Daily Reflection – Nov 18, 2018
Sunday 18 November 2018
First Reading: DN 12:1-3
You are my inheritance, O Lord!
PS 16:5, 8, 9-10, 11
Second Reading: HEB 10:11-14, 18
Gospel Reading: MK 13:24-32
Today’s Note: Thirty-third Sunday in Ordinary Time
Jesus said to his disciples:
“In those days after that tribulation
the sun will be darkened,
and the moon will not give its light,
and the stars will be falling from the sky,
and the powers in the heavens will be shaken.
“And then they will see ‘the Son of Man coming in the clouds’
with great power and glory,
and then he will send out the angels
and gather his elect from the four winds,
from the end of the earth to the end of the sky.
“Learn a lesson from the fig tree.
When its branch becomes tender and sprouts leaves,
you know that summer is near.
In the same way, when you see these things happening,
know that he is near, at the gates.
Amen, I say to you,
this generation will not pass away
until all these things have taken place.
Heaven and earth will pass away,
but my words will not pass away.
“But of that day or hour, no one knows,
neither the angels in heaven, nor the Son, but only the Father.”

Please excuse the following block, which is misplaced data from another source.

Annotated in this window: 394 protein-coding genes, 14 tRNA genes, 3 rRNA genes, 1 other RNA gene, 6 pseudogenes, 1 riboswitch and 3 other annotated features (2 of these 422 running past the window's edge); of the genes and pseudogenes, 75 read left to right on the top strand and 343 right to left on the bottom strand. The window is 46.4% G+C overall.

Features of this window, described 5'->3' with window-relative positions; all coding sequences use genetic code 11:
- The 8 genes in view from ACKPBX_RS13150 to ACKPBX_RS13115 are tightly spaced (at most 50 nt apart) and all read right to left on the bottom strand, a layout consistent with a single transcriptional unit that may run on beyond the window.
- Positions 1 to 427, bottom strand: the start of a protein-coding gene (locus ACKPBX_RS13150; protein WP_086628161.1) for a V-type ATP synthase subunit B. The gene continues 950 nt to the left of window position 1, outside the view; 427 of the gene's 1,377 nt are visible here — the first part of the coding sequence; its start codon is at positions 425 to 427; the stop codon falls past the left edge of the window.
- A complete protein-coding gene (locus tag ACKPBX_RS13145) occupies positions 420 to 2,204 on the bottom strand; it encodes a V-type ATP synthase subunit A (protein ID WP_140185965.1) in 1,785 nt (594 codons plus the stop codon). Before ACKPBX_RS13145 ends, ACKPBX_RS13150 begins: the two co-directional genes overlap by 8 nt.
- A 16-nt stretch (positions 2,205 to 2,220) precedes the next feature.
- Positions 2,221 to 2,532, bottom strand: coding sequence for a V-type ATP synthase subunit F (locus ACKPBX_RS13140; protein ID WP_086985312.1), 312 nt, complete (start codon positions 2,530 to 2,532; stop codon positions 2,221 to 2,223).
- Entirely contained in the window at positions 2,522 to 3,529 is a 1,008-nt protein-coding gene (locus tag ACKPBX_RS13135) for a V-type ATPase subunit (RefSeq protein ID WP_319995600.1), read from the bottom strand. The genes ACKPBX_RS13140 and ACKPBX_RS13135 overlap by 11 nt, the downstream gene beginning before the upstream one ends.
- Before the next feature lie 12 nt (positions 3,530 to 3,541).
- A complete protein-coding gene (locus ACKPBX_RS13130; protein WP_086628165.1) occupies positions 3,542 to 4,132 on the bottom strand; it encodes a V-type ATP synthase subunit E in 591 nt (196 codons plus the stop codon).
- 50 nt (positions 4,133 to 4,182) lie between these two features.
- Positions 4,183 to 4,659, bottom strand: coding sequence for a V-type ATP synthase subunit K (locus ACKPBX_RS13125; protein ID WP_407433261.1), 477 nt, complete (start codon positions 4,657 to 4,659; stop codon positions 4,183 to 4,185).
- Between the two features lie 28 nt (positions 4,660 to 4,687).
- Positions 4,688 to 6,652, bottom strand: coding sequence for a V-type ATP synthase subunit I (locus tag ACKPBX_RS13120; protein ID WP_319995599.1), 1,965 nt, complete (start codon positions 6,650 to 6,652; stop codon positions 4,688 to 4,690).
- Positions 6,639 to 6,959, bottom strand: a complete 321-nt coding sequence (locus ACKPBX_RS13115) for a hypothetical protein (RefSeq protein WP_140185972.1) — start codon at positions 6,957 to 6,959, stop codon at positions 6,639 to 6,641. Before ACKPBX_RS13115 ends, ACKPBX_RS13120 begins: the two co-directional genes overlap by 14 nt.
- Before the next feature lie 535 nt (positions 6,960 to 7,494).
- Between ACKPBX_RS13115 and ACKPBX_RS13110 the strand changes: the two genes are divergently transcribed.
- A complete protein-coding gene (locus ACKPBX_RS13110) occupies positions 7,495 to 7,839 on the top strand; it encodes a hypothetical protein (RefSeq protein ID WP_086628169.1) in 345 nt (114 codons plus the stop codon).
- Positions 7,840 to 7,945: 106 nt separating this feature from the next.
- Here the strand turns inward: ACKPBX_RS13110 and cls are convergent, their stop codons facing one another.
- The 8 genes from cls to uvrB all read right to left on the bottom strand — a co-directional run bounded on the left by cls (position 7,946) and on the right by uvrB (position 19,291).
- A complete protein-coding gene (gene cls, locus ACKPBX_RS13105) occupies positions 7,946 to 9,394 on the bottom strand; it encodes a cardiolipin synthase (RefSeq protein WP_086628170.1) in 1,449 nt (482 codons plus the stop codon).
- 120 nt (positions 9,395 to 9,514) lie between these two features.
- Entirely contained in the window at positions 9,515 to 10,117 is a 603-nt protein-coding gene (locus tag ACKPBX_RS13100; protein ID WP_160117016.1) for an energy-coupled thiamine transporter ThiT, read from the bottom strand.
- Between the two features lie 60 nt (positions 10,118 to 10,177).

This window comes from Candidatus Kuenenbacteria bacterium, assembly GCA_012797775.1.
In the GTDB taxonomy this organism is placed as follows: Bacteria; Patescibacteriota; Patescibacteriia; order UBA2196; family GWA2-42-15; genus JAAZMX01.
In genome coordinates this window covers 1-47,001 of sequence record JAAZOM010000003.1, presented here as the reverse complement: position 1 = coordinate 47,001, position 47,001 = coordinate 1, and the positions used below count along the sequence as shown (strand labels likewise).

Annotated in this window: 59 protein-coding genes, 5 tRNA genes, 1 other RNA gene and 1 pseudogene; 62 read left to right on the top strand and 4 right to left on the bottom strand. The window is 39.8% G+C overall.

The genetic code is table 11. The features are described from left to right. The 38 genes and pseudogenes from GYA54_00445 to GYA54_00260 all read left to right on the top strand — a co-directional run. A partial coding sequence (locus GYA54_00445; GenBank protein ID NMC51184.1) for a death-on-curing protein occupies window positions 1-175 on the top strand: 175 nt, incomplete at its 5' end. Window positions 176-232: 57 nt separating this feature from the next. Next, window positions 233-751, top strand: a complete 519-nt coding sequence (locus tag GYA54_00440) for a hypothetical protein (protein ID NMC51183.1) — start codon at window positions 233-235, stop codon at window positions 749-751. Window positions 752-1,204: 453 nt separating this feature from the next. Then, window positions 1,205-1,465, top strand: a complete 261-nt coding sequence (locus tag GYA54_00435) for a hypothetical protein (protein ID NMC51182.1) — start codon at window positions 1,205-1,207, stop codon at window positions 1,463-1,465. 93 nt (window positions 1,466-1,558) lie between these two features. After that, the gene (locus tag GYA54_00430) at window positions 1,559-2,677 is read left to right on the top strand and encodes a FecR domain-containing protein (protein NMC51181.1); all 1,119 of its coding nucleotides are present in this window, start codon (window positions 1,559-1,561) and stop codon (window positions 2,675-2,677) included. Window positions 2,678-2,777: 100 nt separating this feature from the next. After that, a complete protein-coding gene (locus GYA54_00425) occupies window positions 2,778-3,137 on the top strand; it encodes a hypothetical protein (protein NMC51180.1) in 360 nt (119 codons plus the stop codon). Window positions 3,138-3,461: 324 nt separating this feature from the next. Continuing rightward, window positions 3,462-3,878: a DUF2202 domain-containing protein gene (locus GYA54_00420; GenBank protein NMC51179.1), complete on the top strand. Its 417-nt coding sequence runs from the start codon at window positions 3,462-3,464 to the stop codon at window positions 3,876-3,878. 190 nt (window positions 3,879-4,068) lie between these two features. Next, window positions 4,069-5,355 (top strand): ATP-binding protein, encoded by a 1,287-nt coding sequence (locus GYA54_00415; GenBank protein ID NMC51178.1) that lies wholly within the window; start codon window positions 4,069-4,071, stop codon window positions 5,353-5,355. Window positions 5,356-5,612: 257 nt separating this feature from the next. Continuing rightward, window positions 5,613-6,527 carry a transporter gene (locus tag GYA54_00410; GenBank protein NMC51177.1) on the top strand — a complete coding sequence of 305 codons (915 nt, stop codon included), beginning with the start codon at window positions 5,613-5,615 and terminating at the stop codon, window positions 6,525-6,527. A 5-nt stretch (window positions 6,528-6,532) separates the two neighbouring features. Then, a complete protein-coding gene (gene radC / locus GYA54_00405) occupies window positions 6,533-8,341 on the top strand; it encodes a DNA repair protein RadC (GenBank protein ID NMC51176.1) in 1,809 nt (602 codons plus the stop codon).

Of that day or hour, no one knows. (Mark 13:32)
When Jesus said that “no one knows” when the Second Coming would happen, was he saying that even he didn’t know? It sure seems that way. Maybe he was reminding us that he had submitted to the limitations of being human, just like us. Yes, he was fully divine, but he was also fully human. And that entailed certain limitations. This is why Luke tells us that Jesus was always increasing in wisdom “before God and man” (Luke 2:52).
Today, however, Jesus knows when he will come again. The problem is, we still don’t know!
Repeatedly throughout history, people have tried to predict the end of the world. St. Paul thought it was just around the corner. St. Hippolytus of Rome and St. Irenaeus of Lyon thought it would happen in AD 500. John Wesley, the first Methodist, thought the end would come in 1836. Many Christian leaders—and no shortage of psychics—have also weighed in. Not surprisingly, many of these people then recalculated the dates after their first predictions didn’t come true, only to have their followers disappointed again.
Some believers are more cautious. They tell us that we will see specific clues when the time is near. They point to certain signs—a war in the Middle East, a drought in Africa, earthquakes in Peru, or some other disaster. When those signs occur, it means that Jesus is very near.
Still, no human being knows when Jesus will come. It could be today. It may not be for thousands of years.
St. Francis had a different take on the subject. Once, when he was working in the garden, a friar asked, “What would you be doing now if you knew that Jesus was coming back today?” Francis replied, “I would keep hoeing my garden.” Francis knew he was trying his best to be ready, and there was nothing more he could do.
The point is, Jesus will come. So our best answer is the same as it has always been: be ready.
“Come, Lord Jesus!”